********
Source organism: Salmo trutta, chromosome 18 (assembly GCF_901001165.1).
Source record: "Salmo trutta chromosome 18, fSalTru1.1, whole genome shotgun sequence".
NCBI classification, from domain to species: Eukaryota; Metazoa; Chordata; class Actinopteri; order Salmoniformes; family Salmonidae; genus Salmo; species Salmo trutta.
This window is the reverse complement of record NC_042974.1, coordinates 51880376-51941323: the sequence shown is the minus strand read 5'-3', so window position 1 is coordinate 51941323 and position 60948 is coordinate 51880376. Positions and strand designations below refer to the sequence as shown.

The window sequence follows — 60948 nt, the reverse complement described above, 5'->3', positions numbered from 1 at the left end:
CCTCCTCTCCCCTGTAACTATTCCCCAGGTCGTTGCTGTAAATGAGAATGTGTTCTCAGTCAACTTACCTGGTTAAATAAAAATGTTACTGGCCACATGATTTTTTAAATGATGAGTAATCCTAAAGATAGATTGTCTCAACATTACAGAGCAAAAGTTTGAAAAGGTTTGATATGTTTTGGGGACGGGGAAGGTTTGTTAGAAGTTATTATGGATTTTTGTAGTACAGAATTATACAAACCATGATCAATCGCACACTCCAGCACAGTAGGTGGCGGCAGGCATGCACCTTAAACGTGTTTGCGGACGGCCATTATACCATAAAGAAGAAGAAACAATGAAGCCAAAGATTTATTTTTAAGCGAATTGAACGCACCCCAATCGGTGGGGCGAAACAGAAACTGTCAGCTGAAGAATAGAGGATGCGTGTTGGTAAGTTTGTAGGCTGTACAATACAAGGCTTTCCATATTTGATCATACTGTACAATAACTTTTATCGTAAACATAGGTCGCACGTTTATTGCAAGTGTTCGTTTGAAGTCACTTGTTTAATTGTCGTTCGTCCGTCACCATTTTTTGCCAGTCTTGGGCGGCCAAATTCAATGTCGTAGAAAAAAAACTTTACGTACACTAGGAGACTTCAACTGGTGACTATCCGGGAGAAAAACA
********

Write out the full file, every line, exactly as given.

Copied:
Source organism: Salmo trutta, chromosome 18 (assembly GCF_901001165.1).
Source record: "Salmo trutta chromosome 18, fSalTru1.1, whole genome shotgun sequence".
NCBI classification, from domain to species: Eukaryota; Metazoa; Chordata; class Actinopteri; order Salmoniformes; family Salmonidae; genus Salmo; species Salmo trutta.
This window is the reverse complement of record NC_042974.1, coordinates 51880376-51941323: the sequence shown is the minus strand read 5'-3', so window position 1 is coordinate 51941323 and position 60948 is coordinate 51880376. Positions and strand designations below refer to the sequence as shown.

The window sequence follows — 60948 nt, the reverse complement described above, 5'->3', positions numbered from 1 at the left end:
CCTCCTCTCCCCTGTAACTATTCCCCAGGTCGTTGCTGTAAATGAGAATGTGTTCTCAGTCAACTTACCTGGTTAAATAAAAATGTTACTGGCCACATGATTTTTTAAATGATGAGTAATCCTAAAGATAGATTGTCTCAACATTACAGAGCAAAAGTTTGAAAAGGTTTGATATGTTTTGGGGACGGGGAAGGTTTGTTAGAAGTTATTATGGATTTTTGTAGTACAGAATTATACAAACCATGATCAATCGCACACTCCAGCACAGTAGGTGGCGGCAGGCATGCACCTTAAACGTGTTTGCGGACGGCCATTATACCATAAAGAAGAAGAAACAATGAAGCCAAAGATTTATTTTTAAGCGAATTGAACGCACCCCAATCGGTGGGGCGAAACAGAAACTGTCAGCTGAAGAATAGAGGATGCGTGTTGGTAAGTTTGTAGGCTGTACAATACAAGGCTTTCCATATTTGATCATACTGTACAATAACTTTTATCGTAAACATAGGTCGCACGTTTATTGCAAGTGTTCGTTTGAAGTCACTTGTTTAATTGTCGTTCGTCCGTCACCATTTTTTGCCAGTCTTGGGCGGCCAAATTCAATGTCGTAGAAAAAAAACTTTACGTACACTAGGAGACTTCAACTGGTGACTATCCGGGAGAAAAACA